To catch one summer cold may be regarded as misfortune; to catch two looks like carelessness.
Sunday: the day Pip found a new driver and I realized I know more about the Quidditch World Cup than the Real World Cup.
Tell me things about toddlers escaping from cribs and how to ease the tradition. The dreaded day has come for this climber lad.
She sat…staring at Verrocchio’s statue of Doubting Thomas poking at Christ’s wound in a niche outside the church. That was the Christian way to deal with doubt: open yourself up to being poked at.
— Jo Walton, My Real Children
I’m not always brave enough for that — either as poker or pokee, but I’d like to be.
Lately, I’ve been feeling normal. In a lot of ways, actually, but especially my body. And that’s pretty abnormal. My cycle’s back, and this is likely our last week of weaning. (OK, I keep saying that.) But seriously: for the first time in two and a half years, my body’s (almost) mine again.
I remember longing for this autonomy as I snuffled through my first unmedicated pregnant head cold. And it’s awesome going jeans shopping for jeans close to my old size. And it’s awesomer still not being perpetually ravenous, because while I’m long past the postpartum days of granola bars on the nightstand and juice in the shower, forgetting a snack is no longer a crisis situation.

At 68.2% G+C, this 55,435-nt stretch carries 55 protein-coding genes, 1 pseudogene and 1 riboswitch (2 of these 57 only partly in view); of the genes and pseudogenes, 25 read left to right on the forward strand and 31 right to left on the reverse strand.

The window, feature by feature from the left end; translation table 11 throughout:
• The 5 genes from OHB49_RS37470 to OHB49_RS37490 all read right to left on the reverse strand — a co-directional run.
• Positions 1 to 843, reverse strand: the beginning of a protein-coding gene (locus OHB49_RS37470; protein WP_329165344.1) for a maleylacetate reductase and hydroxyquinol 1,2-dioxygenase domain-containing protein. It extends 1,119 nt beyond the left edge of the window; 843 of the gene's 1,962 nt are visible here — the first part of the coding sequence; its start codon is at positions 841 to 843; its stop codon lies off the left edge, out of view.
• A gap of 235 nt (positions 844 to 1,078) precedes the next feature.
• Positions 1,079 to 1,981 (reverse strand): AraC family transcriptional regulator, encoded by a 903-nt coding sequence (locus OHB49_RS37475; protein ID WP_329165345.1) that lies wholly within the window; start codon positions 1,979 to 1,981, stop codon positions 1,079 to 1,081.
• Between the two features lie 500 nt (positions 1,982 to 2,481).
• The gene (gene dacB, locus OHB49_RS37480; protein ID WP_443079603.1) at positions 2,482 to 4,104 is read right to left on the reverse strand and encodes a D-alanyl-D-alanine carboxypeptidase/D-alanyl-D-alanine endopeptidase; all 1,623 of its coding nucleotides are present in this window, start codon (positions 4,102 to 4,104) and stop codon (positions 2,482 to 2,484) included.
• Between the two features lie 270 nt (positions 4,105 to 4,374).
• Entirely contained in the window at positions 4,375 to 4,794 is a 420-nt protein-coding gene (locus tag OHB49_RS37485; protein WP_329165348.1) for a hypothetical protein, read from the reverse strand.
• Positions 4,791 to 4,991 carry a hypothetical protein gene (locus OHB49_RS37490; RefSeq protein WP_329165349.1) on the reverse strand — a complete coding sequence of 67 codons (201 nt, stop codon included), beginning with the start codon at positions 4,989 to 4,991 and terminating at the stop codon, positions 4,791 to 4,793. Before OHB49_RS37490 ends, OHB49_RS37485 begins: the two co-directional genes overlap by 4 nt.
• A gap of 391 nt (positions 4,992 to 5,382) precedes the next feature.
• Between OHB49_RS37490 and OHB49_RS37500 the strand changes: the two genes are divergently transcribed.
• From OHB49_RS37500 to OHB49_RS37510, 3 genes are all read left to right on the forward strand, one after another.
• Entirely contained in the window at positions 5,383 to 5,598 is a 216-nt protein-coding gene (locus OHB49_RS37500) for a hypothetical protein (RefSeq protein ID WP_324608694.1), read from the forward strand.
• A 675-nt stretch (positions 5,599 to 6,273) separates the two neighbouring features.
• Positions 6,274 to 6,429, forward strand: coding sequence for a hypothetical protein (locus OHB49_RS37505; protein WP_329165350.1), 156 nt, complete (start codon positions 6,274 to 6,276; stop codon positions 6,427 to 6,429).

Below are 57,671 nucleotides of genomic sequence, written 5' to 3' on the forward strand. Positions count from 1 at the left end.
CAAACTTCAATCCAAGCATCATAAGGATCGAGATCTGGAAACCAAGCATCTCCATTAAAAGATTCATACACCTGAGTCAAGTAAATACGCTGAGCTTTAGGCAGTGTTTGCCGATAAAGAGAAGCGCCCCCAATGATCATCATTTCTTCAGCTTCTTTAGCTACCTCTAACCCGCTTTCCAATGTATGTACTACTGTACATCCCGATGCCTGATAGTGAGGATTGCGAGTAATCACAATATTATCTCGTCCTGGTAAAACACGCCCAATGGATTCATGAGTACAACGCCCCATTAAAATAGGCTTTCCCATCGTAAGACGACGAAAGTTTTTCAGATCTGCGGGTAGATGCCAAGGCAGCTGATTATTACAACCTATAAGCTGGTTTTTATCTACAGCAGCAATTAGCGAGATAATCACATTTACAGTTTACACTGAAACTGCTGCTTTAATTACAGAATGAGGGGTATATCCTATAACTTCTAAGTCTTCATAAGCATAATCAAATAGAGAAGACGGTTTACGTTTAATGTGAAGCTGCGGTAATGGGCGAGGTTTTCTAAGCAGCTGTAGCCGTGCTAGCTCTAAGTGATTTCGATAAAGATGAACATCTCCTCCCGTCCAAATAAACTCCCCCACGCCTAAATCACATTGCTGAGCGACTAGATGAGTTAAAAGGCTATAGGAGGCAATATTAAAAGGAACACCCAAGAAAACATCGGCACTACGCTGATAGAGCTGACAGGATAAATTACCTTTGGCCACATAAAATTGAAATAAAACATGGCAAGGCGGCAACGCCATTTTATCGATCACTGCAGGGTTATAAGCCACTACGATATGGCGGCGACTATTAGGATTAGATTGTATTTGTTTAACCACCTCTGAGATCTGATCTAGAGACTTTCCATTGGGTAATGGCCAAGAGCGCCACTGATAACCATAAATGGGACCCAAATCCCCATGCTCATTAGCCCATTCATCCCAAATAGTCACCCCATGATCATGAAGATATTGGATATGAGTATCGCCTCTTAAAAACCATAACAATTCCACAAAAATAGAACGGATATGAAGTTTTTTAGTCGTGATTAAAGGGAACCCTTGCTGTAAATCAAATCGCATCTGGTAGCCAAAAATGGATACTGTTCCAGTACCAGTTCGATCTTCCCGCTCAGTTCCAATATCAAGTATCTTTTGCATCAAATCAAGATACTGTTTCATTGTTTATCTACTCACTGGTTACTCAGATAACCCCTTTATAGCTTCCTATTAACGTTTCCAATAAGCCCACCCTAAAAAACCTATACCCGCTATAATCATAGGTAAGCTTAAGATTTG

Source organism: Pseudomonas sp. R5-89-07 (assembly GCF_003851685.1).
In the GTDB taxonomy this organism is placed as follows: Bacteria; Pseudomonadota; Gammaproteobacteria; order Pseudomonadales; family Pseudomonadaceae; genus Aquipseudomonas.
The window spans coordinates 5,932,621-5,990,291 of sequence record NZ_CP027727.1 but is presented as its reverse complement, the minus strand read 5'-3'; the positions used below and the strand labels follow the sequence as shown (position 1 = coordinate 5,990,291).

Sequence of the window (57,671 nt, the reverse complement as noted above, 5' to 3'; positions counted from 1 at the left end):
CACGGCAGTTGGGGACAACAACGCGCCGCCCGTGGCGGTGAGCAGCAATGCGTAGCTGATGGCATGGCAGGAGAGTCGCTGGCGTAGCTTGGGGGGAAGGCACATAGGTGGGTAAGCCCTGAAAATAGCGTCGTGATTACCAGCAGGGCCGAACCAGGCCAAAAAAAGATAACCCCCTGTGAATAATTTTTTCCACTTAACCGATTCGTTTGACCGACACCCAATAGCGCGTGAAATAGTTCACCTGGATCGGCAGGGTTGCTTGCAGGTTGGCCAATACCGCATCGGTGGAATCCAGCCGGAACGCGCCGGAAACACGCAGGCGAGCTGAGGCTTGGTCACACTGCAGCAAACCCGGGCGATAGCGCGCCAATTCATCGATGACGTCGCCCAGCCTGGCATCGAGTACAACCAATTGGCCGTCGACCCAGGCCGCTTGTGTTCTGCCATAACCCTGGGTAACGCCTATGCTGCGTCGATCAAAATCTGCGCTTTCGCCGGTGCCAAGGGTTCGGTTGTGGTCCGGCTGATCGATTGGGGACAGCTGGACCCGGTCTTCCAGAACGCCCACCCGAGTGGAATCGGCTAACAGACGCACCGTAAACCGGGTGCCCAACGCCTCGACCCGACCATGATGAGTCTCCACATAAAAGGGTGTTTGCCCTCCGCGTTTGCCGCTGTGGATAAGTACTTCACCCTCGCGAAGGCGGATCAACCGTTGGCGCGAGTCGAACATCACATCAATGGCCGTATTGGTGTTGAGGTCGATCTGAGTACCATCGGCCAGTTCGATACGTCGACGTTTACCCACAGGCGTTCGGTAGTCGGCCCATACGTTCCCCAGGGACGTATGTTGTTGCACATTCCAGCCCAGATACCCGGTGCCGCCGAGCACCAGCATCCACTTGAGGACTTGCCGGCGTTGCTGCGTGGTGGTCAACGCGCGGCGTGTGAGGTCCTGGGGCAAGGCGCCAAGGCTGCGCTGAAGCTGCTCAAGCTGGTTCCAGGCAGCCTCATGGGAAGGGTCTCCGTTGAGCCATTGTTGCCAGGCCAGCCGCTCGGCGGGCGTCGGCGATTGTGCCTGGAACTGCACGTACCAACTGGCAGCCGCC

I remember years ago saying something to a pregnant friend — who’d puked and snoozed and waddled her way through a couple trimesters — about how awful it all must be. And she paused, and then she surprised me, and maybe herself: “But it’s awfully interesting.” I’ve found that to be true, too. Now I’m back to the boring, and I’m surprised just how dull it feels. And the mundane facts of my normal body I forgot, like, oh, I guess my hair is back to being instantly filthy now. (Guess I forgot to note and appreciate that hormonal perk when I was regularly vomiting.)
It’s not over, I know. I know for years still Pip will think of my body as his property, a jungle gym, a source of solace, a repository of freckles that need poking, but it won’t be the same until I’m occupied again with a new little life. And mostly I’m not in a rush, but I’m also glad this probably isn’t the end of the road.
My body all by itself can feel like a lonely prospect.
- Me: I can see if there are backroads I could manage. But I haven't interstated in five years.
- Sister: I could try to drive back if you want.
- Me: It's ok. Do you have your license and insurance now?
- Sister: Haha no I don't good point.
- We are a couple of really good drivers, you guys.
In which we showcase a variety of weird smiles that prove our kinship.
I like to be good at things. In high school, I took APs with exams I thought I could pass, and I did. In college, I majored in a subject I found interesting but also not too hard. In my working life, I haven’t really been over my head.